It is good etiquette to recognise another author's work when you reference it, eventhough you may never be in contact with them or be in any way associated with them. You should give their work recognition by providing the link. Eric Enge in The Psychology of Linking suggests the following reasons for links

1 - Links as Genuine Citations
2 - Seeking Potential Linkers (to your site)

Yet does the reader ever select the link? It is probably true that only a small percentage of readers do click links on the page and they probably on select the links that can help them further.

The Psycology of "Clicking the Link"

Undoubtedly a whole field of psychology will probably be created around the question of why people do OR do not select links. It is easy to assume that the lazy reader simply reads the article in front of them then passes on to the next relevant one in their search results. Certainly there is a category of people who will do this - and we have all probably been there are some point in our life.

One element of links that needs to be considered is the fact that the author has collected some that they think to be relevant to their argument.

Again according to Enge:

"Some things that linkers are attracted to:

If you keep thinking about this, you begin to understand the wisdom of designing your site from the ground up to appeal to linkers

Yet it seems that readers are not attracted to the same concepts because they do not take the trouble to 'click the link'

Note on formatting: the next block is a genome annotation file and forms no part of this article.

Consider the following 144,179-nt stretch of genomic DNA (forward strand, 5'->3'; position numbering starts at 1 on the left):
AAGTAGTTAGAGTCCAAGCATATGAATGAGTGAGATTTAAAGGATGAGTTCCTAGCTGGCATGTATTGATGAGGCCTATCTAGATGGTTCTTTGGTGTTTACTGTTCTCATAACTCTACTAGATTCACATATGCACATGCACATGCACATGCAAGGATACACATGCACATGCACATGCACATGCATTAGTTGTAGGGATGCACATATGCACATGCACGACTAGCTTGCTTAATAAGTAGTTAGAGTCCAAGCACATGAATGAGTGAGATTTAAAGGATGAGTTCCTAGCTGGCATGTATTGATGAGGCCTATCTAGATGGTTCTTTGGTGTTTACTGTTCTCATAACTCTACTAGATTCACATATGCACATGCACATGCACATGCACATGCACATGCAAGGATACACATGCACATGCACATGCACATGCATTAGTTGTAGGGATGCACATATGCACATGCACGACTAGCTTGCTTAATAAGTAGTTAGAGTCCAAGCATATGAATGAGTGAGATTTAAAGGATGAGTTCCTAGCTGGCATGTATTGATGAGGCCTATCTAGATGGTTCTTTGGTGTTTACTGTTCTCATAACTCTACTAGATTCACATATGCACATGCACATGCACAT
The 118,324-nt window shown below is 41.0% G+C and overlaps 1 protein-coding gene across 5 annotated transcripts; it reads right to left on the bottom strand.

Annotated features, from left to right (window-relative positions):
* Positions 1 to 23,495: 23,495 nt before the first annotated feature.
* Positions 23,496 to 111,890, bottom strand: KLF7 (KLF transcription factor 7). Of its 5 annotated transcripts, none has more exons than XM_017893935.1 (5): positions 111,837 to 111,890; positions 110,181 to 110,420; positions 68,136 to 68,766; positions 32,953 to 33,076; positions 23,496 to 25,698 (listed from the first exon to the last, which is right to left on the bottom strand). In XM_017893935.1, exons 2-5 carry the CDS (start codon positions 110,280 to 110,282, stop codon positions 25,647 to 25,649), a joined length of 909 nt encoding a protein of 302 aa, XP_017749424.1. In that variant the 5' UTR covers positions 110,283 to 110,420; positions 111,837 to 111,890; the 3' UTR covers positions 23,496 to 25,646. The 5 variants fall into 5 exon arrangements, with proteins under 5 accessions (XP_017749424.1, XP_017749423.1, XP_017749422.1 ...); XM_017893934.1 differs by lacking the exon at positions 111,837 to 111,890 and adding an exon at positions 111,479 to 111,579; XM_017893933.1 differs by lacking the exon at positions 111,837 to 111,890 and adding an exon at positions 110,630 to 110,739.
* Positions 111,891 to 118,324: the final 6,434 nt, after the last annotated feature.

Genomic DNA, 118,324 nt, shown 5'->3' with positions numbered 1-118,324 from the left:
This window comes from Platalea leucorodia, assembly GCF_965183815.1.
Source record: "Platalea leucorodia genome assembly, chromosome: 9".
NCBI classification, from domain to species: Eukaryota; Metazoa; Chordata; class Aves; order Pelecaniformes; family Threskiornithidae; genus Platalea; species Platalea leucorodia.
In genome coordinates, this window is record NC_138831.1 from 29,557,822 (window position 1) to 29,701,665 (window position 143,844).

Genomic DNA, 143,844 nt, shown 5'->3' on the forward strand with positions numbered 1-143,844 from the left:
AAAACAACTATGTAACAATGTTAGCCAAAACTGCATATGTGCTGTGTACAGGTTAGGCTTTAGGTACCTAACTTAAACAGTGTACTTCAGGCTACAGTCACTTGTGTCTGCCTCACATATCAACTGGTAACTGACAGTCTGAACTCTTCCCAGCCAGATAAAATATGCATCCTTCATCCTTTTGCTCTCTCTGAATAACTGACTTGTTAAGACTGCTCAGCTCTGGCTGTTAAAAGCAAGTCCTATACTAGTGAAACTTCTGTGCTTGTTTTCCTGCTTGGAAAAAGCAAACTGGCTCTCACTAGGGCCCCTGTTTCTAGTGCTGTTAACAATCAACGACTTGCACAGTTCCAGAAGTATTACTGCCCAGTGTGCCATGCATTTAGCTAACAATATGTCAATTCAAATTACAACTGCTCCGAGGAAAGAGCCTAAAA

In the Mind of the Reader

Ultimately for the writer they need to enter the mind of what the reader may be thinking in order to entice them into selecting a link on their page and clicking it. That of-course of a hard thing for any writer. Yet possibly the web writer needs to give it some thought when composing their next contribution.

BUT Perhaps we are out-thinking this whole issue.

Are their any deep thoughts going through the mind of the reader? Perhaps, perhaps not! Crack that conundrum and you can perhaps ensure your readership continues to grow and all your fans read everything you write.



Click The Link, In The Mind Of The Reader, Psychology

Meet the author

author avatar Peter B. Giblett
Author of "Is your Business Ready? For the Social Media Revolution"

Social media consultant, with C-Level background.

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author avatar cnwriter..carolina
6th Mar 2012 (#)

very interesting what you say Peter and thanks for the one up on Triond...

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author avatar Jerry Walch
6th Mar 2012 (#)

It is true, writers and public speakers (as you also well know, Peter) must always keep their audience foremost in mind, if they want their article or speech to succeed.